by Sharon Richardson and Wanda Holcombe
Did you know that there are at least 20 birds that you can see in Wells Branch any time of the year? The first step of being a better birder is to be able to quickly identify the top 20 (both male and female) by their appearance and by their songs. By being able to make a quick ID of the “usual suspects” you can have an easier time identifying a new bird that may come along. Some birds will be common at the pond while others will be seen in trees around Katherine Fleischer park or in your back yard. The following is a list of the top 20 along with a link to the Cornell Lab of Ornithology All about Birds online bird ID page detailing appearance and songs.
1. White-winged Dove
This is hands-down the most numerous bird in WB. It is a large dove that always shows a white edge on its wings while perched, and will flash a large crescent-shaped white wing patch when flying. They are almost always in groups.
2. Mourning Dove
In contrast to the White-winged Dove, the Mourning Dove has a trim body with a long tapered tail. It will have heavy spots on its wings. I often see them on telephone wires and around the pond.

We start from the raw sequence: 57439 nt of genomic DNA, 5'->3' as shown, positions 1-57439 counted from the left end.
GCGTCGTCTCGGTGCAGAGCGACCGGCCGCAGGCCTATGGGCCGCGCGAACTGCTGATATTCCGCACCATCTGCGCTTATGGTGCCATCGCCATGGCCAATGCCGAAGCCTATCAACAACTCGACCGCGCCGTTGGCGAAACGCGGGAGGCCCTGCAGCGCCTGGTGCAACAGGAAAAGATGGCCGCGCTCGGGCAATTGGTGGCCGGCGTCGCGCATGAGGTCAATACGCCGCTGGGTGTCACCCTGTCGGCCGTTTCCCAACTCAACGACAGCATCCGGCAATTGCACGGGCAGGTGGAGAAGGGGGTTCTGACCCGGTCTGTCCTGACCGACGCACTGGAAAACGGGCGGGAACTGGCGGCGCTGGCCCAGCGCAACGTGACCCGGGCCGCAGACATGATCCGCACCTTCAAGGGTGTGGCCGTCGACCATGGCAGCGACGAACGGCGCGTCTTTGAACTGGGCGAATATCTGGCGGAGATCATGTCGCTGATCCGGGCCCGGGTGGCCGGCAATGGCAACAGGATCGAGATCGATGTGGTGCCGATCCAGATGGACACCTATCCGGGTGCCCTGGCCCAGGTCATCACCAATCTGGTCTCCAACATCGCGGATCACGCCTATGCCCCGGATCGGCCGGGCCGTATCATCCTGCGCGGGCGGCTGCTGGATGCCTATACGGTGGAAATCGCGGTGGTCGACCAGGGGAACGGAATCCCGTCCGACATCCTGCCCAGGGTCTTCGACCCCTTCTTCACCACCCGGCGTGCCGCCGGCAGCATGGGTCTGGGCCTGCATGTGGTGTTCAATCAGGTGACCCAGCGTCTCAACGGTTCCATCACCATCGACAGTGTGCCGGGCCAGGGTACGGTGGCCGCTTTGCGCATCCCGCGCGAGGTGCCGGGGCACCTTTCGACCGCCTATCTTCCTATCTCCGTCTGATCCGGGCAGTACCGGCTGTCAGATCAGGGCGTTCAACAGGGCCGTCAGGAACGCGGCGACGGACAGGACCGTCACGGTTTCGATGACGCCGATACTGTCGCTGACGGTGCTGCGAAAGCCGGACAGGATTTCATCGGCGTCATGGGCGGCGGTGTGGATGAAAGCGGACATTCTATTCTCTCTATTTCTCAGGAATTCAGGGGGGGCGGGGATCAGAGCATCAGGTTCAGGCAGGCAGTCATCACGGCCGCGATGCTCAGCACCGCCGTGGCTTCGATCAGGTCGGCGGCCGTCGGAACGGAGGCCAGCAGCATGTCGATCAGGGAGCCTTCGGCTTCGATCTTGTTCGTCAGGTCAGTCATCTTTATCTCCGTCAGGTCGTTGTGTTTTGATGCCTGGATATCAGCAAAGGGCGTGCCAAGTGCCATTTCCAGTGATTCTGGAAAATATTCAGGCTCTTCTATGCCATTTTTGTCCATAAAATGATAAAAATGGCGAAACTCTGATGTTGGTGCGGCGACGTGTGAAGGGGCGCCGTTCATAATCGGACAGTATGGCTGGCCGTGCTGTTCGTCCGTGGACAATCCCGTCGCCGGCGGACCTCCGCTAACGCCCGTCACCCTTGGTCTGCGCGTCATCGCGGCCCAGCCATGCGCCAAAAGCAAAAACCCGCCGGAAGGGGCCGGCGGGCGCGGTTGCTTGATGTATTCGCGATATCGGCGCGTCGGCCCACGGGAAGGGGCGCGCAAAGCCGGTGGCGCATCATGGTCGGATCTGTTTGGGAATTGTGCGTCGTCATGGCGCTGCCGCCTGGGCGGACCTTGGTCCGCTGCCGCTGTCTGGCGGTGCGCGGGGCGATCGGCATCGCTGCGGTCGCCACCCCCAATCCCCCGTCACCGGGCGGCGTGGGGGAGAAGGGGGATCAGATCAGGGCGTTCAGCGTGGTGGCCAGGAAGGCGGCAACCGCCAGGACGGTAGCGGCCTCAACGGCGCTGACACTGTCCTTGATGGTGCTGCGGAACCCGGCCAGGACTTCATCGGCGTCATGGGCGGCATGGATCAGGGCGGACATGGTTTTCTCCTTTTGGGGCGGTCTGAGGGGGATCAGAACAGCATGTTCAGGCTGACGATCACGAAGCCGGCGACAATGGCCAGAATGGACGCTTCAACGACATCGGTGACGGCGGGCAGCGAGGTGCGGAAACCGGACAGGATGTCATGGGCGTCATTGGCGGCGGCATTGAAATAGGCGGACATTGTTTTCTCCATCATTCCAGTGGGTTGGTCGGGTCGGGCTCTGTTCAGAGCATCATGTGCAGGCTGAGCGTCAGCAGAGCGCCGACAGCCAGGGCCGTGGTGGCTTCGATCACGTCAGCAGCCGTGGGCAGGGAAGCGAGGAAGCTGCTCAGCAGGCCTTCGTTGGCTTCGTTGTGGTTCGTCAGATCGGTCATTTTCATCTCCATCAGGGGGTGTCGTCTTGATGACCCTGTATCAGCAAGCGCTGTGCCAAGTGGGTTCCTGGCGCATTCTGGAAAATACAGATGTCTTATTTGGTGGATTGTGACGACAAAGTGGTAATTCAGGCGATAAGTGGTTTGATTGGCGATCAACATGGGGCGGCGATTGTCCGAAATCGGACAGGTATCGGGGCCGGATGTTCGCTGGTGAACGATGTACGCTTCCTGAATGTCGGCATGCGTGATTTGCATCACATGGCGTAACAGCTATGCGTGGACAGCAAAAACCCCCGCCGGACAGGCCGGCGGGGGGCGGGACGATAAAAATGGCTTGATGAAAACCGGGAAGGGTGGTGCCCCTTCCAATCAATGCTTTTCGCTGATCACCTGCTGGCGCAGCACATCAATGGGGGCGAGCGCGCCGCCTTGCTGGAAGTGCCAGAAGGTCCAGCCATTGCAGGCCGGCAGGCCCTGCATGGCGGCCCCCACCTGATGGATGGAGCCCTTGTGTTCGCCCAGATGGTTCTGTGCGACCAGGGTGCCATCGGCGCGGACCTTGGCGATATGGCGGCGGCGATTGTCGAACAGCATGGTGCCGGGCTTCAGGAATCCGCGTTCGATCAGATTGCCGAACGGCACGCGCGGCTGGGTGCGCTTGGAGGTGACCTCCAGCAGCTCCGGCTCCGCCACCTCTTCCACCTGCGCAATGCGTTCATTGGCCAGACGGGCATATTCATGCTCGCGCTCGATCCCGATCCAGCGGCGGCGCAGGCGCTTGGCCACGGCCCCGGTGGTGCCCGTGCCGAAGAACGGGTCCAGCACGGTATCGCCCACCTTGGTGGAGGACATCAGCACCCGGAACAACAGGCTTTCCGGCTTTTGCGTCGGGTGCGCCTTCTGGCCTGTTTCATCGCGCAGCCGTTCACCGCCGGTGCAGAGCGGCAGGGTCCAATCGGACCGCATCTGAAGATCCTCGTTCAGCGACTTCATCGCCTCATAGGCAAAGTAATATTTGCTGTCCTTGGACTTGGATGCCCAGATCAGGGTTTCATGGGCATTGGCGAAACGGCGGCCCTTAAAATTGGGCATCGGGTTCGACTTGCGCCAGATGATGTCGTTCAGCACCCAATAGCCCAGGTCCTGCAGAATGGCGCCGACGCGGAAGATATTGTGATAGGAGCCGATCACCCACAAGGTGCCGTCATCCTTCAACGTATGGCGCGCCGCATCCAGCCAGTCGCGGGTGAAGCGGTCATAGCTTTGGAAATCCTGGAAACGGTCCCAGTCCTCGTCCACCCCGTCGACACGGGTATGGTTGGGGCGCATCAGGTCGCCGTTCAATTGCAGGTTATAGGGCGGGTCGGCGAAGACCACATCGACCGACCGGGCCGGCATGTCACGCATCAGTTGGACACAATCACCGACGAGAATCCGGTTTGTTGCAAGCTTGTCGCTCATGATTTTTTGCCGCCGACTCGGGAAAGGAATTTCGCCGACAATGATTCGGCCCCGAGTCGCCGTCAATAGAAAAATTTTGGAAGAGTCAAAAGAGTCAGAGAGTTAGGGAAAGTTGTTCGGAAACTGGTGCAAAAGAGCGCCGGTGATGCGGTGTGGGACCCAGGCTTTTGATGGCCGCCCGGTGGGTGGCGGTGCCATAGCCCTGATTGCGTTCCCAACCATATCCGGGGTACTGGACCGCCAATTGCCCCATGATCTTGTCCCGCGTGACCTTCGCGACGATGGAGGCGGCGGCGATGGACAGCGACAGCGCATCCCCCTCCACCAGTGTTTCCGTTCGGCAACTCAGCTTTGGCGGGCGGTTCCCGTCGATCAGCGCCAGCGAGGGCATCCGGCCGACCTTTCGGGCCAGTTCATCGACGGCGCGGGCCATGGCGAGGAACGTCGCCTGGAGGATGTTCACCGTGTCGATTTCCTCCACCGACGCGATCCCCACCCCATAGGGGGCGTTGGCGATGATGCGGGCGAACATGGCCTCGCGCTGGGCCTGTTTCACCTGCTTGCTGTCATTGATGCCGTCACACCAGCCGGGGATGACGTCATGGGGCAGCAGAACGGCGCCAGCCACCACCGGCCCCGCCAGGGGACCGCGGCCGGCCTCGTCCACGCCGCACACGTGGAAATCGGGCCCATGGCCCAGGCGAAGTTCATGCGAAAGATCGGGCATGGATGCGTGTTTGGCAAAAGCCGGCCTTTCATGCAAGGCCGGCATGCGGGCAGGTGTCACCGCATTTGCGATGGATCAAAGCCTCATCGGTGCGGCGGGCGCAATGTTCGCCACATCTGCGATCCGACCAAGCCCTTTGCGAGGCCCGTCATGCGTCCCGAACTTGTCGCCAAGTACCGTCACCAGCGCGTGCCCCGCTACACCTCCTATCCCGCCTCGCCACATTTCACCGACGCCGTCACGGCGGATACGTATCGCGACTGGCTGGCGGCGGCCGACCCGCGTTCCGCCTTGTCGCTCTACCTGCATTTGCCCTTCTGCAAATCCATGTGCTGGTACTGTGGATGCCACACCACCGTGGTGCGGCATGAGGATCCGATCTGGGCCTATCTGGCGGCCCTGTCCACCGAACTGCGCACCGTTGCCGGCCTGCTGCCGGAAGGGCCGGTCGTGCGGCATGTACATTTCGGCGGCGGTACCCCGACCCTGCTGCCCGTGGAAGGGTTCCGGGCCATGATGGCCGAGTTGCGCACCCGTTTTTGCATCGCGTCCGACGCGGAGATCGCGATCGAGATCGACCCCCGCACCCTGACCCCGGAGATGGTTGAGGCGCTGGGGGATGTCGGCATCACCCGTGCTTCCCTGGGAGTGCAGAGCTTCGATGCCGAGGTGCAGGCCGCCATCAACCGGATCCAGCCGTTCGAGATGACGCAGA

3. House Sparrow
This is the ever-present aggressive bird that will always be at any bird feeder as well as nesting in restaurant signs and in the eaves of your house. I gave up having a Purple Martin house because the House Sparrows drove the Martins away. This bird is introduced and is not related to the North American sparrows. Note that the female is considerably more bland than the male.
4. House Finch
This small songbird is in the category of “LBJ’s” or little brown jobs. The female is indistinct with brown streaked underparts. The male looks like it’s head was dunked in red wine. The head and rump of the male will vary from reddish to orange to almost golden. In the spring time, the male House Finch has a very sweet song. These are common birds at backyard feeders.
5. Northern Cardinal
The bright overall red male Northern Cardinal is conspicuous and easily recognizable. The female is buffy-brown with a bright red beak. At times, juveniles may have a dark bill. Both sexes sing, which is unusual in the birding world. They seem to be the first birds to sing on a spring morning and the last to leave the feeders in the evening.
6. Blue Jay
Both male and female Blue Jays sport the bold blue body, distinct crest, and white wing patches. It is not shy about letting its presence be known. The most common call is a “jay jay jay” but it also mimics the Red-shouldered hawk. They love to take full-out splash baths in my bird bath.
7. European Starling
This is an introduced species that is widespread and aggressive. They have harsh calls and are usually in large groups. A close-up look reveals glossy iridescence with heavy speckling on the wings and breast, but from a distance appears all dark.
8. Northern Mockingbird
Our state bird is a handsome bird that flashes white wing patches when flying about. It has a varied repertoire of calls both original and imitative. They sit on the tops of trees and just go for it. They even sing all night long in the spring and summer.